With the controller described above, the first nozzle is a nozzle whose ejected ink droplets impact the printing medium at an incorrect position among two nozzles ejecting ink droplets that impact positions to form neighboring dots with a pitch greater than a prescribed pitch.

With the controller having this construction, the first nozzle ejects ink droplets that impact the printing medium at incorrect positions among two nozzles that eject ink droplets forming neighboring dots with a pitch greater than the prescribed pitch. Accordingly, the controller can perform a simple control process to eject ink droplets from the first nozzle that form dots of a size larger than the prescribed size indicated in the print data.

With the controller described above, the first nozzle is a nozzle other than the nozzle whose ejected ink droplets impact the printing medium at an incorrect position among two nozzles ejecting ink droplets that impact positions to form neighboring dots with a pitch greater than a prescribed pitch.

With the controller having this construction, the first nozzle is a nozzle other than the nozzle whose ejected ink droplets impact the printing medium at an incorrect position among two nozzles ejecting ink droplets that impact positions to form neighboring dots with a pitch greater than the prescribed pitch. Accordingly, the controller can reduce the amount of overlap between a dot corresponding to the first nozzle and dots corresponding to nozzles on both sides of the first nozzle compared to the controller described above that sets the first nozzle as the nozzle whose ejected ink droplets impact the printing medium at incorrect positions. Therefore, the controller can reduce the overlapping portions that have a high density in order to form high-quality images with a more uniform density.

With the controller described above, the ejection instructing means outputs instructions to the inkjet recording device to eject ink droplets from a second nozzle for forming dots of a smaller size than the prescribed size in the print data, the second nozzle being one of two nozzles positioned on either side of the first nozzle whose ejected ink droplets form dots at a smaller pitch with dots formed by the ejected ink droplets from the first nozzle.

The controller having this construction can control the inkjet recording device to eject ink droplets from a second nozzle for forming dots of a smaller size than the prescribed size in the print data, the second nozzle being one of two nozzles positioned on either side of the first nozzle whose ejected ink droplets form dots at a smaller pitch with dots formed by the ejected ink droplets from the first nozzle.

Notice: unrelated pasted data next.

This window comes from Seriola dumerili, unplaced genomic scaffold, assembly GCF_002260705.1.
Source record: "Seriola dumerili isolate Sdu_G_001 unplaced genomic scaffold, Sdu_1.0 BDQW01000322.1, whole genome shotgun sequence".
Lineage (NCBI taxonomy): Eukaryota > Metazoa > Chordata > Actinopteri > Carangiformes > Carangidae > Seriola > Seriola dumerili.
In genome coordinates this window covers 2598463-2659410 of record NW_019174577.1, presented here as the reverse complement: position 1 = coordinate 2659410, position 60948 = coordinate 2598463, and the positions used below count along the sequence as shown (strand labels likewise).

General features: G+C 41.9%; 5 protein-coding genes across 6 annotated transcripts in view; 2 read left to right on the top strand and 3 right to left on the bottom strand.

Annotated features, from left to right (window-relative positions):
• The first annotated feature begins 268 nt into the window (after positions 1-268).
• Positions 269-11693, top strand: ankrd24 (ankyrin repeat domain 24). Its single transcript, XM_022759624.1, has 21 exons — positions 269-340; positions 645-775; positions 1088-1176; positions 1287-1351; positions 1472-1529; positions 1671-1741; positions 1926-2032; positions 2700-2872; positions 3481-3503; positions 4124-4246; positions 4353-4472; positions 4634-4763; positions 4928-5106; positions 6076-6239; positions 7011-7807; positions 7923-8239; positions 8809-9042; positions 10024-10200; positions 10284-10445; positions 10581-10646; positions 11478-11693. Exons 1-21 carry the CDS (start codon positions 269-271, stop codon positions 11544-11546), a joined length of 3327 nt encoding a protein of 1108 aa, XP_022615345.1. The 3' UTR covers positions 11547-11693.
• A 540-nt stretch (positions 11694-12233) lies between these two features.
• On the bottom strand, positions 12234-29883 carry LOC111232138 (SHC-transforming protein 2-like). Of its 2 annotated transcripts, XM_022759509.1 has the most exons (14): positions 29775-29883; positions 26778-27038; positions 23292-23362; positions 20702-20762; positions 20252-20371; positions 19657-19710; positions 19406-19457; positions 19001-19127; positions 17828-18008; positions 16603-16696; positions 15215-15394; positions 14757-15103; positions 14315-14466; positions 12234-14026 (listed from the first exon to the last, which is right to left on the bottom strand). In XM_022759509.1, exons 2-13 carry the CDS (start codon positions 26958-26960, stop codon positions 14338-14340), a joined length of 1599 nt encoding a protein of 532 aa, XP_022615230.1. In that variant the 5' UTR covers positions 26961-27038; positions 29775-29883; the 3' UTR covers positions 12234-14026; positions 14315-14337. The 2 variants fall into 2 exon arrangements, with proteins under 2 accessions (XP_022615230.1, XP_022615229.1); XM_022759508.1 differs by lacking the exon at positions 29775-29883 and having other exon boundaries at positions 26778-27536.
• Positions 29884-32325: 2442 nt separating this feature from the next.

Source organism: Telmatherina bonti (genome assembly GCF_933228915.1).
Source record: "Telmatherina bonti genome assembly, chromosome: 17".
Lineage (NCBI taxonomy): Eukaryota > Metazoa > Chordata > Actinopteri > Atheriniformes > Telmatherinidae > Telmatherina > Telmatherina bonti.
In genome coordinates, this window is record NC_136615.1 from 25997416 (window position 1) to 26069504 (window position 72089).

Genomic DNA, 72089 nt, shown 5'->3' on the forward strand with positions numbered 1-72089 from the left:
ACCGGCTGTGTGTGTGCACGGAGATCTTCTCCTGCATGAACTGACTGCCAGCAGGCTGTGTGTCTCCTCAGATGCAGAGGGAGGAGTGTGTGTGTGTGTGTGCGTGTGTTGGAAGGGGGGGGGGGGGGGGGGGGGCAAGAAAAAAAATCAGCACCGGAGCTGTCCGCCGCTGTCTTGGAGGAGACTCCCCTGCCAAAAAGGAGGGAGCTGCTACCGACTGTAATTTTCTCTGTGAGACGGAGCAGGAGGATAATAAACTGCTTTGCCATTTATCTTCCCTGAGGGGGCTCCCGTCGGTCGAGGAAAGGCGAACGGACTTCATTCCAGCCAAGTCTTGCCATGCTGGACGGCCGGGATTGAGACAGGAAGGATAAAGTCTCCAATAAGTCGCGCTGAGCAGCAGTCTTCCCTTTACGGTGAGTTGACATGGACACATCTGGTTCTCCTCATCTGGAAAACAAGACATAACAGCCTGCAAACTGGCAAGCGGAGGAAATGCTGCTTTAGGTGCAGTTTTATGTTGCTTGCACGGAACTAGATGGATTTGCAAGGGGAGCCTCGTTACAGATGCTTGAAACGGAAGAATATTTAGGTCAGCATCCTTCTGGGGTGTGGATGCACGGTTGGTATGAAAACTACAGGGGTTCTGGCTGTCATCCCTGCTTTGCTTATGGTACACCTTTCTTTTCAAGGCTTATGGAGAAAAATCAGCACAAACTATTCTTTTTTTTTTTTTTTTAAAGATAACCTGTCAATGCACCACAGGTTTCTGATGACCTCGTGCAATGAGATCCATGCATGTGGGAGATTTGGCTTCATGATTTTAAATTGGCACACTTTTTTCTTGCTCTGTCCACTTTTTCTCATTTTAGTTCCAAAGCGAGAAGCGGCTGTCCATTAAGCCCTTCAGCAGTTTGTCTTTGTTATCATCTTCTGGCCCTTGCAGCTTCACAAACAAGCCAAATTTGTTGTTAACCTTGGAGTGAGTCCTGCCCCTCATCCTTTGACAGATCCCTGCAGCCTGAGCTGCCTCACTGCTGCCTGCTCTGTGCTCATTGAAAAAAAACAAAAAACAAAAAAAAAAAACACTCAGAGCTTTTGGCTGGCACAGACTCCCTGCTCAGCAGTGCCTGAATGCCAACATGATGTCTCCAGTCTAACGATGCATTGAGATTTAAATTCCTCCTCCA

Hence, since the second nozzle forms dots of a smaller size, the controller can reduce the amount of overlap between dots corresponding to the first nozzle and dots corresponding to the second nozzle, even when the size of dots formed by the first nozzle has been increased. Therefore, the controller can reduce the overlapping area having a high density in order to form high-quality images with a more uniform density.

With the controller described above, the first nozzle includes two nozzles that eject ink droplets forming neighboring dots having a larger pitch than a prescribed pitch.

With the controller having this construction, since the first nozzle includes two nozzles that eject ink droplets forming neighboring dots with a larger pitch than a prescribed pitch, the controller can reduce the size of dots produced by the first nozzle required to fill a gap of the same size better than the controller described above that sets the first nozzle as one of two nozzles. Therefore, this controller can form high-quality images having less graininess.

Further, since this controller can reduce the size of dots produced by the first nozzle, the overlapping area between dots corresponding to the first nozzle and dots corresponding to nozzles neighboring the first nozzle can be reduced more than with the controller described above that sets the first nozzle to one of two nozzles. Therefore, this controller can reduce the overlapping area that has a high density in order to form high-quality images with a more uniform density.

With the controller described above, the ejection instructing means outputs instructions to the inkjet recording device for ejecting ink droplets from two second nozzles to form dots of a size smaller than the prescribed size in the print data, the two second nozzles being positioned one on either side of the two first nozzles.

The controller having this construction can control the inkjet recording device to eject ink droplets from two second nozzles to form dots of a size smaller than the prescribed size in the print data, the two second nozzles being positioned one on either side of the two first nozzles.